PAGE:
House Republicans Push Bill To Take Back the $25 Million Kennedy Center Received in Coronavirus Bill


House Republicans are planning to introduce a bill to take back the $25 million that the John F. Kennedy Center for the Performing Arts received in the COVID-19 response bill, citing the fact that the center furloughed orchestra members hours after the bill was signed into law.

Wisconsin Republican Rep. Bryan Steil said he planned to introduce the bill that would take back the money given to the center, according to the Washington Examiner.

“This money should be spent fighting the virus or in taxpayers’ pockets!” Steil tweeted.

House Minority Whip Steve Scalise voiced his support for the idea Monday night on Fox News.

“Nancy Pelosi literally held the bill up for days to get her pet projects including the money for the Kennedy Center. Interesting she’d use the choice of words ‘fiddlers’ because it was the fiddlers, the violin players, all the musicians at the Kennedy Center that got laid off right as the bill got signed,” Scalise told Tucker Carlson.

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“They ought to give that money back,” Scalise said.

“But it shows you how misguided Pelosi’s priorities were,” Scalise added.

Do you think the center should give the money back?

The Democrats included $25 million in taxpayer funding for the Kennedy Center in the Coronavirus Aid, Relief, and Economic Security Act, which they were originally criticized for before winning the support of President Donald Trump himself.

“That was a Democrat request. That was not my request,” Trump said.

“But you got to give them something.”

Hours after Trump signed the $2 trillion CARES Act into law Friday, an email obtained by the Washington Free Beacon said 96 members of the National Symphony Orchestra will no longer receive paychecks after April 3.

“The Covid-19 Advisory Committee was broadsided today during our conversation with [Kennedy Center President] Deborah Rutter,” the email read.

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“Ms. Rutter abruptly informed us today that the last paycheck for all musicians and librarians will be April 3 and that we will not be paid again until the Center reopens.”

The email added that orchestra members should continue as if their April 3 paycheck will be their last.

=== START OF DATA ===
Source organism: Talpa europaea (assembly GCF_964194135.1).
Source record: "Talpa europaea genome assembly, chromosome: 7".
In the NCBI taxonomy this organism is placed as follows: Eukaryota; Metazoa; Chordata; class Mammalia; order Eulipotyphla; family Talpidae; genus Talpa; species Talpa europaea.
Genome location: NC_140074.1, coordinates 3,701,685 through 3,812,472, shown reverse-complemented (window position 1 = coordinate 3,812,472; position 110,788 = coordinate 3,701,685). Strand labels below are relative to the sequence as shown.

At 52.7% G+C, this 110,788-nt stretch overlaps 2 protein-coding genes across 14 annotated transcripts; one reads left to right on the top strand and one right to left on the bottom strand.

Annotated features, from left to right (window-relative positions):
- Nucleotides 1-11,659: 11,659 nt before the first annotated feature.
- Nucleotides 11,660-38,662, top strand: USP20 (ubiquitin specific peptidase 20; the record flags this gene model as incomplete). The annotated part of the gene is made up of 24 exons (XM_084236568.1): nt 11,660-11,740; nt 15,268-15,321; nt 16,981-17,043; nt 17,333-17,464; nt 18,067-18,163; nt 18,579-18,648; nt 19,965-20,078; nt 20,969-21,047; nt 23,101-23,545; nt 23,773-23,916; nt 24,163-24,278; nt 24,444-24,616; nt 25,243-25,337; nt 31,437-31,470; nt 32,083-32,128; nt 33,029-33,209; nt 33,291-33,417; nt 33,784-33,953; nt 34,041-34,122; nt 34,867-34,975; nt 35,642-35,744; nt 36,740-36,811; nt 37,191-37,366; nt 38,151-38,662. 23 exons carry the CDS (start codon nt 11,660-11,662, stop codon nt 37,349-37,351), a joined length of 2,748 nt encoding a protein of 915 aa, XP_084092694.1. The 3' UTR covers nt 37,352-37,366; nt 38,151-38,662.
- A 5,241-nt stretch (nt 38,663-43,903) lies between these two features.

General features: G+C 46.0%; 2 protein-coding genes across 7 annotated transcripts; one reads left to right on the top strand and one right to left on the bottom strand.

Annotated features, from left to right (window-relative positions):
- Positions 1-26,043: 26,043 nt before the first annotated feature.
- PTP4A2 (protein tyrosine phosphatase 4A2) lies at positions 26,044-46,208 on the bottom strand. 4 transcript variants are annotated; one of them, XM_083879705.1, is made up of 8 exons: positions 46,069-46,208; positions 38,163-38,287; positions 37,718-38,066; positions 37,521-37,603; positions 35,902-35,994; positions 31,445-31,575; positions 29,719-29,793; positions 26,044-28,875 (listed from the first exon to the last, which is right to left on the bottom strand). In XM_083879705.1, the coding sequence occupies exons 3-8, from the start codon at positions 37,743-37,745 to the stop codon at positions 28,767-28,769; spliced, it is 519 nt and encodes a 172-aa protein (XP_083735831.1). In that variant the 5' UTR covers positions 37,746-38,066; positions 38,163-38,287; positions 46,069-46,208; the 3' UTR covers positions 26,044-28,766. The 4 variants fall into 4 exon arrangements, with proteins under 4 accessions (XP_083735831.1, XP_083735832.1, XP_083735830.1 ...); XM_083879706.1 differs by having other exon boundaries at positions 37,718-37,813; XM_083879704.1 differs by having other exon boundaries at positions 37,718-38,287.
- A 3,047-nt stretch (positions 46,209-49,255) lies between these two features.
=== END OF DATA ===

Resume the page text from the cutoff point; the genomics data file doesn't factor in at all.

“We understand this will come [as a] shock to all of you, as it did us,” the email read.

On March 12, the Kennedy Center announced it would cancel all public performances and events and shut its doors to the public through March 31.

The cancelations were later extended through May 10.

In a statement to the Washington Examiner, the president of the Local 161-710 of the American Federation of Musicians criticized the center for its decision.

“This decision, from an organization with an endowment of nearly $100 million, is not only outrageous — coming after the musicians had expressed their willingness to discuss ways to accommodate the Kennedy Center during this challenging time — it is also blatantly illegal under the parties’ collective bargaining agreement,” Ed Malaga said.

“That agreement specifically requires that the Center provide six weeks’ notice before it can stop paying musicians for economic reasons.”

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Erin Coates was an editor for The Western Journal for over two years before becoming a news writer. A University of Oregon graduate, Erin has conducted research in data journalism and contributed to various publications as a writer and editor.
Erin Coates was an editor for The Western Journal for over two years before becoming a news writer. She grew up in San Diego, California, proceeding to attend the University of Oregon and graduate with honors holding a degree in journalism. During her time in Oregon, Erin was an associate editor for Ethos Magazine and a freelance writer for Eugene Magazine. She has conducted research in data journalism, which has been published in the book “Data Journalism: Past, Present and Future.” Erin is an avid runner with a heart for encouraging young girls and has served as a coach for the organization Girls on the Run. As a writer and editor, Erin strives to promote social dialogue and tell the story of those around her.
Tucson, Arizona
Graduated with Honors
Bachelor of Arts in Journalism, University of Oregon
Books Written
Contributor for Data Journalism: Past, Present and Future
Prescott, Arizona
Languages Spoken
English, French
Topics of Expertise
Politics, Health, Entertainment, Faith